By Tony DeGol
Like just about every Catholic in the world right now, Paula Imler wants to do something to help ease the suffering in Ukraine.
Besides praying for peace, the parishioner of Sacred Heart in Altoona also made a beautiful quilt in the colors of the Ukrainian flag.
Imler’s husband shared the news with the pastor of Sacred Heart, the Very Reverend Lubomir Strecok, VF. Eventually, it was decided that the parish would sell raffle tickets for the quilt, with all of the money raised going to Catholic Relief Services to aid in humanitarian relief efforts.
“I feel very blessed to be able to help, and I just feel like I’m a small part of this,” Imler remarked. “It has also been nice to see how everybody has jumped in to help as a faith family.”
Imler drew the winning ticket at the Noon Mass on April 24 at Sacred Heart. The effort raised $1,074 for CRS.
That spirit of compassion and generosity is alive and well not only at Sacred Heart, but at faith communities throughout the Diocese of Altoona-Johnstown.
Faithful contributed more than $8,000 during a special collection at the Mass that Bishop Mark celebrated on March 25 in communion with Pope Francis and in solidarity with the people of Ukraine and Russia. All of the money went to Catholic Relief Services.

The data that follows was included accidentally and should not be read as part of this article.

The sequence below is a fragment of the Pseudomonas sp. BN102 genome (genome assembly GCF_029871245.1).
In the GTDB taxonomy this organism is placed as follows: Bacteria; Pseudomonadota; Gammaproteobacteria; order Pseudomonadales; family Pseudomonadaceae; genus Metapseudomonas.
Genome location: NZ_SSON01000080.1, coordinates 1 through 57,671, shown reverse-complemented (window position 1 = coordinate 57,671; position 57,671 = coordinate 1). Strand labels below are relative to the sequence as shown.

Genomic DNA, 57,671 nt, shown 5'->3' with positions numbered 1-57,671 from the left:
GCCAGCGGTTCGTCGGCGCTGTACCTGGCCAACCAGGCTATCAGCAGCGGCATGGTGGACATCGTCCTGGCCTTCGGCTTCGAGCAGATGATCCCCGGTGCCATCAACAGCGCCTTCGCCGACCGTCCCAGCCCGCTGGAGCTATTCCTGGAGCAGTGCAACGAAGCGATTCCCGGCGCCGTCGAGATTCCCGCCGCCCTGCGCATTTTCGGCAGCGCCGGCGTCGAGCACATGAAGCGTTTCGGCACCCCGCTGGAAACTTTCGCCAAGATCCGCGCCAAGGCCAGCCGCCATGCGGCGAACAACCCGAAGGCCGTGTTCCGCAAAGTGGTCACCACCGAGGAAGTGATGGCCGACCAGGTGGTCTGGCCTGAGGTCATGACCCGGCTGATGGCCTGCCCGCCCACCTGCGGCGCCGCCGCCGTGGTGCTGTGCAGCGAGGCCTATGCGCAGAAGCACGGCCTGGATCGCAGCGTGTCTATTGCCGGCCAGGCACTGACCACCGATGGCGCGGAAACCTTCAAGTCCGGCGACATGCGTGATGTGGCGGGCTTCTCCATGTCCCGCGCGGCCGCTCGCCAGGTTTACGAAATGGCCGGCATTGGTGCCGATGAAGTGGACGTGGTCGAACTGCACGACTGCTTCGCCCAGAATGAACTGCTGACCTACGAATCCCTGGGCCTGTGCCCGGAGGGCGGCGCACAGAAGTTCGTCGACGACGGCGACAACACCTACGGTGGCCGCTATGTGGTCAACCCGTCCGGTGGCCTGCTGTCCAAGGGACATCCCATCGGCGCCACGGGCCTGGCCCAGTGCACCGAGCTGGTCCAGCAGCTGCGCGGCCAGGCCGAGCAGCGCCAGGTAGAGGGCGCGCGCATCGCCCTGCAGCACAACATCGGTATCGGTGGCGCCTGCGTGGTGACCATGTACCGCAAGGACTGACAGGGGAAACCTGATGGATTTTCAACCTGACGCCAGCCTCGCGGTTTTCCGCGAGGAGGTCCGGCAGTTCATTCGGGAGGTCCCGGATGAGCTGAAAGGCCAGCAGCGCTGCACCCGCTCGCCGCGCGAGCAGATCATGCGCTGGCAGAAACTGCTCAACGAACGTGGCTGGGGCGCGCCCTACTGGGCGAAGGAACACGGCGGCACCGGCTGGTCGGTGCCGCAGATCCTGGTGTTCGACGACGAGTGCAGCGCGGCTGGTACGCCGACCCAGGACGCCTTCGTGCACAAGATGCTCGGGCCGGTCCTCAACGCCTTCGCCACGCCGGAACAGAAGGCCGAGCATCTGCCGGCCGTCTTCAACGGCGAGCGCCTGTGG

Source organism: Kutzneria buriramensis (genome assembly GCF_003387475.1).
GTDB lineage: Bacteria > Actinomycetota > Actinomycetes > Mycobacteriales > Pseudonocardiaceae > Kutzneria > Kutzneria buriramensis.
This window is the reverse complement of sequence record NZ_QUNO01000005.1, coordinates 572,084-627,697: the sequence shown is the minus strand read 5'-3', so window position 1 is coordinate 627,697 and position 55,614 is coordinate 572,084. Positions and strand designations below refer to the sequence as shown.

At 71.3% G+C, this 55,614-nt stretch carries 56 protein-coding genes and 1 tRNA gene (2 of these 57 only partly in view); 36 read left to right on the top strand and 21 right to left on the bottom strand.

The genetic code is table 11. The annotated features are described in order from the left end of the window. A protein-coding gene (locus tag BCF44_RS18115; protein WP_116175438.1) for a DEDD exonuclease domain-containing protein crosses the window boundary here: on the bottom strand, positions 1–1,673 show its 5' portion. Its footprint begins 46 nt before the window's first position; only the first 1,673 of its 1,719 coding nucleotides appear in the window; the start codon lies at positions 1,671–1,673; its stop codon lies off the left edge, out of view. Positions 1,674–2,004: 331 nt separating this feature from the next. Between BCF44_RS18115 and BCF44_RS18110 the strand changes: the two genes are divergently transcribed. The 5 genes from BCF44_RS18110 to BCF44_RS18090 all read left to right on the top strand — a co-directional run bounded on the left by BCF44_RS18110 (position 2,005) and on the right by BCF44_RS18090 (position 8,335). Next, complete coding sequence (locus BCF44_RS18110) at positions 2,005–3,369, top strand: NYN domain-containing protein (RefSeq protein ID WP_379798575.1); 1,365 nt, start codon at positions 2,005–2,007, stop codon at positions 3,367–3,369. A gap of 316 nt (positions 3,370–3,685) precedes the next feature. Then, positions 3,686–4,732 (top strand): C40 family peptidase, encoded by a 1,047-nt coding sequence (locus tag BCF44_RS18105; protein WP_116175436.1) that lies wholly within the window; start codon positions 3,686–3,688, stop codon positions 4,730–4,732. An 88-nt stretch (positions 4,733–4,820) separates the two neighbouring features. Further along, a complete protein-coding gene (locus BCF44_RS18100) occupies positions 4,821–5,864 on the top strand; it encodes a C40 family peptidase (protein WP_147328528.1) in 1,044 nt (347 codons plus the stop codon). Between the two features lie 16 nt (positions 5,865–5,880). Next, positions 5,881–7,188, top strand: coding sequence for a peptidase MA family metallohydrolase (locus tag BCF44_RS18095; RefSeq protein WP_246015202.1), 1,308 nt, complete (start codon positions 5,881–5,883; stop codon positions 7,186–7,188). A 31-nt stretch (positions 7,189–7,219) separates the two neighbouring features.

Catholic schools in the Prince Gallitzin Quadrant, which includes Bishop Carroll Catholic High School, All Saints Catholic School in Cresson, Holy Name School in Ebensburg, Saint Benedict School in Carrolltown, Saint Nicholas Catholic School in Nicktown, and Saint Michael School in Loretto, raised about $5,000 to assist the Ukrainian refugees in Poland. The funds were raised through a combination of a t-shirt sale, dress down days, and individual donations.
The efforts of the schools are particularly meaningful to Father Andriy Kelt, the pastor of two Ukrainian Catholic churches in Cambria County and a Religion teacher at Bishop Carroll.
“We have seen truly heartbreaking images of pure evil when Russia invaded the peace-loving country of Ukraine,” Father Kelt said. “It is one of hardest things to watch, especially the little children and women losing their lives, their homes, their whole way of life. The fundraiser that we had will help countless families who are without a home and food.”
The efforts of local Catholics are especially reassuring to Imler, who, like everyone, is horrified to see the tragedy unfold.
“I want them to know that all of us are keeping them in our thoughts and prayers,” she stressed. “God works through people, and we’re praying for them all.”
[Photo: (Top) Paula Imler stands beside the quilt she made to assist those suffering in Ukraine. (Inset) Father Andriy Kelt and Bishop Carroll Catholic High School students show their support for refugees.]